Olive Oil tasting is becoming increasingly widespread among those passionate about food culture as a fun and enjoyable way to explore the various nuances of this product.
Although at first sight oil tasting looks like a relatively complex activity, it can be learned by any healthy person with a normally developed sense of smell and taste.
Similar to wine tasting, olive oils have a very wide variety of tastes and aromas and learning the basic tasting techniques can both sharpen your palate and allow you to identify what kind of oil you prefer.
Our olive oils are an ideal opportunity for tasting because they provide the most intense sensory experience due to their low acidity and absolute freshness. Moreover, the varieties show great differences and allow learning about the different attributes of olive oil in its purest form.
You will see that after the first attempts, you will make great progress and feel like a real expert compared to full-time amateurs, even if you have a long way to go in deep tasting knowledge.
The best way to discover an oil’s flavour is to taste it without bread or other food. This will allow you to savour the oil’s flavour without any distraction.
Professionals use specially-made blue tasting glasses that are tapered to concentrate the oil’s aroma. The blue colour ensures that tasters aren’t influenced by the colour of the oil, which is not an indicator of quality or flavour profile.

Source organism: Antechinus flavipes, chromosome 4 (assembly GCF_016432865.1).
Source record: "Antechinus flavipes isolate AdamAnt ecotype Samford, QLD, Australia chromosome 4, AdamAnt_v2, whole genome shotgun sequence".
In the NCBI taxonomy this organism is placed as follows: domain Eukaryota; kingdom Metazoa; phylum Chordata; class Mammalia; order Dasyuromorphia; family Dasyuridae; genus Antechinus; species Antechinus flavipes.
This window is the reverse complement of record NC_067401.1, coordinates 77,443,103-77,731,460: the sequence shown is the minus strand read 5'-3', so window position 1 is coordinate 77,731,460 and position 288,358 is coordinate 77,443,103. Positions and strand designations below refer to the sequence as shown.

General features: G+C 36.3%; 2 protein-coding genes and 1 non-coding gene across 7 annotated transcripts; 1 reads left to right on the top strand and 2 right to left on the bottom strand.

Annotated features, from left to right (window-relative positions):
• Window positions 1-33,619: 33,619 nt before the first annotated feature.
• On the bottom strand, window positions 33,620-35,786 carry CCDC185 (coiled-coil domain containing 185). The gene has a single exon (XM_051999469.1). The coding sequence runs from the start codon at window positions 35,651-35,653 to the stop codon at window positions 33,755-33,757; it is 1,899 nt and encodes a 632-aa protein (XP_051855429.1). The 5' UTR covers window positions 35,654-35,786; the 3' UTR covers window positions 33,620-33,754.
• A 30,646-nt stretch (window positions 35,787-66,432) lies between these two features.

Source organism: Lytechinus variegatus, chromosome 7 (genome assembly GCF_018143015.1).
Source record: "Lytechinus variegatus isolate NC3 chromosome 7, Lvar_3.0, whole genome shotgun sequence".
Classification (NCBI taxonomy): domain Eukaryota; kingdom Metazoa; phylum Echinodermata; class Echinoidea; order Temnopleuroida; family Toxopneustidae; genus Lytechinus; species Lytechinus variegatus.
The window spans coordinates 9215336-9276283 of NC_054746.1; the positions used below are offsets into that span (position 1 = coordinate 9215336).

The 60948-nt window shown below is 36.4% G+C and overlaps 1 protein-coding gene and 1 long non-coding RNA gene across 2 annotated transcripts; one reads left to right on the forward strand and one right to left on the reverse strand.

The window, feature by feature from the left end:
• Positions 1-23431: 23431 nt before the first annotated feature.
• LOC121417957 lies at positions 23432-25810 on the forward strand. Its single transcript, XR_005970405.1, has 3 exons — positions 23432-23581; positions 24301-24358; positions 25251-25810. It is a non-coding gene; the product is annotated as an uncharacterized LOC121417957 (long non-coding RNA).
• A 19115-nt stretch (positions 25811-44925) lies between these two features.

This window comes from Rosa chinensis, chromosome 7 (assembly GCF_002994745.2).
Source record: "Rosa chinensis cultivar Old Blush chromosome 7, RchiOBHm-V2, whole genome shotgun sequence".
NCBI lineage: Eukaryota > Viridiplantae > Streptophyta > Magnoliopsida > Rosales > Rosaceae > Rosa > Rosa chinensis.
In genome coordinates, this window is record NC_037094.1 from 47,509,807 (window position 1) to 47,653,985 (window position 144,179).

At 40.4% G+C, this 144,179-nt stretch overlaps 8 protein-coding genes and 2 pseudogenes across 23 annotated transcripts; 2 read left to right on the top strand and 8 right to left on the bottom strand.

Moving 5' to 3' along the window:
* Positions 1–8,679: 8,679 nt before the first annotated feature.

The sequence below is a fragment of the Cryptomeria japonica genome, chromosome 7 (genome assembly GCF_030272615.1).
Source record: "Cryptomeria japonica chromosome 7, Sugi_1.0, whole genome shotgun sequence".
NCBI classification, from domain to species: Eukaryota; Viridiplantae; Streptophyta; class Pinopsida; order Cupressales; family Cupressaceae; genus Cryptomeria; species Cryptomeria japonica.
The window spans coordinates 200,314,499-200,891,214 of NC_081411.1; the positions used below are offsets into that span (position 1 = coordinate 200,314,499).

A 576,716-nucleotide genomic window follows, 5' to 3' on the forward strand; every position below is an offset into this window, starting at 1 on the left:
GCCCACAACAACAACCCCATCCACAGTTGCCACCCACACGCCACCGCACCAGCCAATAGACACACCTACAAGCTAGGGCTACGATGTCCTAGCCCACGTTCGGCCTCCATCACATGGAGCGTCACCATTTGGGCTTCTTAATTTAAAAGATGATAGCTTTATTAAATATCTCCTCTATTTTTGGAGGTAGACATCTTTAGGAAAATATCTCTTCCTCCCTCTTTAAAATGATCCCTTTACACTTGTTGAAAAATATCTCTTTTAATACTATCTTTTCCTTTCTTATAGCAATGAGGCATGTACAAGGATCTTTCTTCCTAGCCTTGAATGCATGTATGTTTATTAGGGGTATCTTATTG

An important companion to tasting glass is a small glass cover called a clock glass. The purpose of the clock glass is to collect and concentrate aromas from the oil and both glasses must be perfectly clean and odour-free.
When tasting at home, a wine glass is a good substitute, covered with a firm lid to trap the aroma from the oil.
When tasting, the ideal oil temperature should be 28°C. Professionals heat their tasting glasses in warm water to precisely control the temperature. However, for home tasting, you can cover the glass and allow it to gently warm in your hand.
The ideal part of the day for tasting is in the morning when we have the freshest senses. During the day the senses are "clogged" by taste and odour sensations.
THE BIOLOGY OF TASTE
The tongue plays a key role in our perception of taste but our taste buds can only detect five basic flavours - salty, bitter, sweet, sour and umami (a taste found in savoury foods). In the vast majority of cases, only two flavours are relevant to olive oil: bitter (receptors located at the back of the tongue) and sweet (receptors at the tip of the tongue).
THE ROLE OF SMELL
Most of what is normally called a taste is an actual scent which is detected retro-nasally. I.e. everything except the basic five flavours is perceived by light volatile molecule receptors located in the nose. It is easy to see that if we plug our nose, we are not able to distinguish between two kinds of completely different spices. That is why it is important not to have a cold or blocked nose during the tasting, otherwise, we are not able to perceive beyond the five basic tastes.
Colour is not a quality that is evaluated during the tasting. The colour of the oil often leads to preconceptions about the flavour and this is why professionals taste from colour glasses. However, some basic information can be found through the colour of the oil; Greener oils tend to come from young green olives whereas golden and yellower oils are usually obtained from riper olives at the end of the season. The best way to see the colour is to pour the oil into a white porcelain bowl.